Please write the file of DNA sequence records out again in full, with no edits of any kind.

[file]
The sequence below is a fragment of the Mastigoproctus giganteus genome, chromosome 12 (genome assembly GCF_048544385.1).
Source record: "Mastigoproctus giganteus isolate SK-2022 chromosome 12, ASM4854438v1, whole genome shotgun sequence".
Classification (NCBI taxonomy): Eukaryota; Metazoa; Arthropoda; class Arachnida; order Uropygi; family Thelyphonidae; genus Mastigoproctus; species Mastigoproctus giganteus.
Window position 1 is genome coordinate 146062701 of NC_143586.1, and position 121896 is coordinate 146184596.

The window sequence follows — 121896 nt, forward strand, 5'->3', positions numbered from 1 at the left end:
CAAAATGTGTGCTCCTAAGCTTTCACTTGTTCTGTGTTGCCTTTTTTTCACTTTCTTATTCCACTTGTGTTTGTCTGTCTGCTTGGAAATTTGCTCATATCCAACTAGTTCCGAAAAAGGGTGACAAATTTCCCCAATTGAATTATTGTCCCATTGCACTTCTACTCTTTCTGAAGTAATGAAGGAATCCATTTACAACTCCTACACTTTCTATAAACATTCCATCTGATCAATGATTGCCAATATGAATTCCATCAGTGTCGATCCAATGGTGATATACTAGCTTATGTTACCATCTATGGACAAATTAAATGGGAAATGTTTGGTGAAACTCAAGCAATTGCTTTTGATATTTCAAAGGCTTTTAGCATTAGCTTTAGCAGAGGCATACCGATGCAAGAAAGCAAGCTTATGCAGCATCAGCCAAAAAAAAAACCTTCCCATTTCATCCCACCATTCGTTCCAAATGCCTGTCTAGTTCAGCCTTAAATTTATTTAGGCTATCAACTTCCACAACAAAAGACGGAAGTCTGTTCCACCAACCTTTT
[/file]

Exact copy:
The sequence below is a fragment of the Mastigoproctus giganteus genome, chromosome 12 (genome assembly GCF_048544385.1).
Source record: "Mastigoproctus giganteus isolate SK-2022 chromosome 12, ASM4854438v1, whole genome shotgun sequence".
Classification (NCBI taxonomy): Eukaryota; Metazoa; Arthropoda; class Arachnida; order Uropygi; family Thelyphonidae; genus Mastigoproctus; species Mastigoproctus giganteus.
Window position 1 is genome coordinate 146062701 of NC_143586.1, and position 121896 is coordinate 146184596.

The window sequence follows — 121896 nt, forward strand, 5'->3', positions numbered from 1 at the left end:
CAAAATGTGTGCTCCTAAGCTTTCACTTGTTCTGTGTTGCCTTTTTTTCACTTTCTTATTCCACTTGTGTTTGTCTGTCTGCTTGGAAATTTGCTCATATCCAACTAGTTCCGAAAAAGGGTGACAAATTTCCCCAATTGAATTATTGTCCCATTGCACTTCTACTCTTTCTGAAGTAATGAAGGAATCCATTTACAACTCCTACACTTTCTATAAACATTCCATCTGATCAATGATTGCCAATATGAATTCCATCAGTGTCGATCCAATGGTGATATACTAGCTTATGTTACCATCTATGGACAAATTAAATGGGAAATGTTTGGTGAAACTCAAGCAATTGCTTTTGATATTTCAAAGGCTTTTAGCATTAGCTTTAGCAGAGGCATACCGATGCAAGAAAGCAAGCTTATGCAGCATCAGCCAAAAAAAAAACCTTCCCATTTCATCCCACCATTCGTTCCAAATGCCTGTCTAGTTCAGCCTTAAATTTATTTAGGCTATCAACTTCCACAACAAAAGACGGAAGTCTGTTCCACCAACCTTTT